Fife could yet become the focal point for plans to heat homes and businesses around Scotland using warm water recovered from rocks deep below the ground.
A Scottish Government-funded project has looked into the feasibility of using the largely untapped resource to deliver renewable heat at a site in Guardbridge in a cost effective manner.
With that in mind, researchers have now recommended that the initiative should be taken to the next stage – which would see a business case to explore for geothermal heat drawn up and could even lead to the drilling and testing of a well.
And while the study concedes that the viability of extending any heating system beyond the Guardbridge Energy Centre appears to be “uneconomic” at this time, it is thought the technological developments and lessons arising from any Fife project could be used elsewhere to great effect.
However, finance is set to be the main stumbling block – with no decision on funding to help progress the project likely to come until well after this week’s Scottish Parliament elections.
The University of St Andrews, which operates the £25 million Guardbridge Energy Centre, was a lead partner in the study, which also brought together teams from the British Geological Survey, Ramboll, Town Rock Energy Ltd, Fife Council, and Resource Efficient Solutions Ltd.
Dr Ruth Robinson, the lead for the geothermal feasibility project at the University of St Andrews, said: “The feasibility project investigated if there is a business case to explore for geothermal heat, and if feasible, the technological developments arising out of this project could be used for similar projects across Scotland.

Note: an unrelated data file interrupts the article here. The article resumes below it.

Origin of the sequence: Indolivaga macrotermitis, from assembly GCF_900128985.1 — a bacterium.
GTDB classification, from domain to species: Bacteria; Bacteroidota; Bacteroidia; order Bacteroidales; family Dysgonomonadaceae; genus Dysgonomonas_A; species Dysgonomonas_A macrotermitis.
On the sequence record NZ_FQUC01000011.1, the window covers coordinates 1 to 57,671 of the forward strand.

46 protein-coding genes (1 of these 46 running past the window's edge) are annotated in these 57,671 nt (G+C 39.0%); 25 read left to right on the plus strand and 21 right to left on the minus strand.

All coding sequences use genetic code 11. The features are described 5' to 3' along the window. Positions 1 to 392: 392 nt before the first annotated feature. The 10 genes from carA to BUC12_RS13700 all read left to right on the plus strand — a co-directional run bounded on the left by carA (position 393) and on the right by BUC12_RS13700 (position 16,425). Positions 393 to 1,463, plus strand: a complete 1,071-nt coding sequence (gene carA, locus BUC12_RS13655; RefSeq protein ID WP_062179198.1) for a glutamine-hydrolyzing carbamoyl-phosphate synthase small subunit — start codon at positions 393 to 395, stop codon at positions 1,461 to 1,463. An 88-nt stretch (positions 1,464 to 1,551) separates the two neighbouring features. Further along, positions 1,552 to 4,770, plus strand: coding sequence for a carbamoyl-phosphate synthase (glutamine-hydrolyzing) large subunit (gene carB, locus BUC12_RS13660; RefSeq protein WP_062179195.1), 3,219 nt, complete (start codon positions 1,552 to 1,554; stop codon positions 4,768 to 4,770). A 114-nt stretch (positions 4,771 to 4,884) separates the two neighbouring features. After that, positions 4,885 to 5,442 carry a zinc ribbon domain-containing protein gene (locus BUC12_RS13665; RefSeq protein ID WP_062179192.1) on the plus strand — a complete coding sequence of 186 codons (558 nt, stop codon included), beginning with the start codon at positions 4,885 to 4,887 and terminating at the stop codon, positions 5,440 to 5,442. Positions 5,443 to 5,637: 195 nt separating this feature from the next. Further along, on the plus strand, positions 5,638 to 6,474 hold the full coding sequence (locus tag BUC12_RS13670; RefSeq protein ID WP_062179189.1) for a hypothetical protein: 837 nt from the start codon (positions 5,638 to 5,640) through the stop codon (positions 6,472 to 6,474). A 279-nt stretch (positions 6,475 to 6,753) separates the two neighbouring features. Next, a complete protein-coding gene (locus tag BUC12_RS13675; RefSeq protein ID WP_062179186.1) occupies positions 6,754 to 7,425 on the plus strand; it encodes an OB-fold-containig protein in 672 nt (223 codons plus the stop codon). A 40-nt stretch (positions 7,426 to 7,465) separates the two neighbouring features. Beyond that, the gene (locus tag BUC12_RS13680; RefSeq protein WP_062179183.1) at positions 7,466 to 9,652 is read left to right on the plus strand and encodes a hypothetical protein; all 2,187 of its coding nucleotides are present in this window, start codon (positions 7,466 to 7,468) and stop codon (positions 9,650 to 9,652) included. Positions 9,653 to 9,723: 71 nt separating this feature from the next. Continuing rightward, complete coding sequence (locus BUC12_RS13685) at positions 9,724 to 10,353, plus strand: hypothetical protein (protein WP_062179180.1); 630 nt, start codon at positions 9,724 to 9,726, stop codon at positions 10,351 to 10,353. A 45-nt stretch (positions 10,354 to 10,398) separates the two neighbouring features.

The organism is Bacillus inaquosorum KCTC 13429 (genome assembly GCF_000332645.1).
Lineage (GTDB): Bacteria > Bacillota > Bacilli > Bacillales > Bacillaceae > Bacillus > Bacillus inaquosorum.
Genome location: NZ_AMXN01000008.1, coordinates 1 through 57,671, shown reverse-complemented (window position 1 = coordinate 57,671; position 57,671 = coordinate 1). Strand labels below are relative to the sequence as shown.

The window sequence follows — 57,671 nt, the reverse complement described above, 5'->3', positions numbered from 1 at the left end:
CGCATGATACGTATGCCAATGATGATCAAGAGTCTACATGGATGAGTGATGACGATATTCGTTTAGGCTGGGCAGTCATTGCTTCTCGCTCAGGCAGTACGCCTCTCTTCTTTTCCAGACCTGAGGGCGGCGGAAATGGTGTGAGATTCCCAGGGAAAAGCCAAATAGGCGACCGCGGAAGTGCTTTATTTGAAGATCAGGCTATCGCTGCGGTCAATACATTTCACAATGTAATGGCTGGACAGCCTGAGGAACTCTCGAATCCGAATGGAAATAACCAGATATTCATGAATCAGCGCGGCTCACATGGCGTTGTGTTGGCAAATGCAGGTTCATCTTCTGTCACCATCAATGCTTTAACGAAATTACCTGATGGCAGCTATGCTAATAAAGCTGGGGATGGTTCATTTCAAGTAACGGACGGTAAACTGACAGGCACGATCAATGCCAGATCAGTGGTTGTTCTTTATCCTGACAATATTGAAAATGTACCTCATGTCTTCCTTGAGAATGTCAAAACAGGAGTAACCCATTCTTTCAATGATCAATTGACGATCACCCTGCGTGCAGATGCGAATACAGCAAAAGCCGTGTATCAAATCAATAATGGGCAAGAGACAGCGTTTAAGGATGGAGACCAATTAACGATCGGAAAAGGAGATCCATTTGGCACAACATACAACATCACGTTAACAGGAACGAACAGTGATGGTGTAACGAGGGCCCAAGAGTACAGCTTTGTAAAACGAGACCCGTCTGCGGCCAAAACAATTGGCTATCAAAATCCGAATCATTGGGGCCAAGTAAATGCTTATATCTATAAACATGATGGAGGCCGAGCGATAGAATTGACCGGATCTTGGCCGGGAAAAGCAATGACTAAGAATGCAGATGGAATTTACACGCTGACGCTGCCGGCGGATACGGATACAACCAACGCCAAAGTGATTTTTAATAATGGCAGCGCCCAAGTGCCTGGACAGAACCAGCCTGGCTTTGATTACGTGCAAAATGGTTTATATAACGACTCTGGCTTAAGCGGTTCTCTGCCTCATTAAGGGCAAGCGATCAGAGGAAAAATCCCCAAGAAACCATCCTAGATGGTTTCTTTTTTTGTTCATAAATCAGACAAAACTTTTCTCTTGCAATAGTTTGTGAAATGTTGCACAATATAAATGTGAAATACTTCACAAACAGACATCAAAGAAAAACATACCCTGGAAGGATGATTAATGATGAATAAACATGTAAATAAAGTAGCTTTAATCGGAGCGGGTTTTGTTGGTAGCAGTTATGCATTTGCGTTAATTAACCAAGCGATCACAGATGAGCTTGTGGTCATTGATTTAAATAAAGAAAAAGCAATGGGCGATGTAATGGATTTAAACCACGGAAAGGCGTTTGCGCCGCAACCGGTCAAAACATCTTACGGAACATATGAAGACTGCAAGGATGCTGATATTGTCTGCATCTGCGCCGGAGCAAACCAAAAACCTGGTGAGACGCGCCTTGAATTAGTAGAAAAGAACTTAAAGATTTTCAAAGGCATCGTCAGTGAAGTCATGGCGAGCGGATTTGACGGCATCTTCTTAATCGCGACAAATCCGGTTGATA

“The findings based on one borehole are promising and certainly merit further investigation.”
An evaluation into the Guardbridge site showed a “potentially viable scheme both technically and economically”, although it noted there would be a “low return” in the base case.
Development of a wider district heating network which could heat homes in Leuchars and Balmullo had been looked at, but the study concluded that a single well would not provide sufficient heat to expand the network beyond the Guardbridge site.
However, the report confirmed that the location of the Guardbridge project is “ideal” for producing critical data on the most productive Hot Sedimentary Aquifers in the Central Belt of Scotland and could be used to “significantly de-risk” other HSA geothermal exploration projects.
It therefore recommends taking the project further, firstly by conducting a non-invasive geophysical survey of Guardbridge and the surrounding area to identify where boreholes could be made before then potentially drilling a well.
Any progress to an exploration phase will most likely require an Environmental Impact Statement and assessments from Scottish Natural Heritage and Fife Council, along with planning permission approval and necessary licenses from Fife Council and SEPA, as well as permission to drill under any land that is not part of the Guardbridge site.
Having said all that, however, further funding to develop the project is pivotal – and remains uncertain.
Preparatory work to procure a rig, draw up plans and secure permissions could take at least six months and incur planning costs of up to £50,000, while a test bore will cost between £100,000 to £450,000.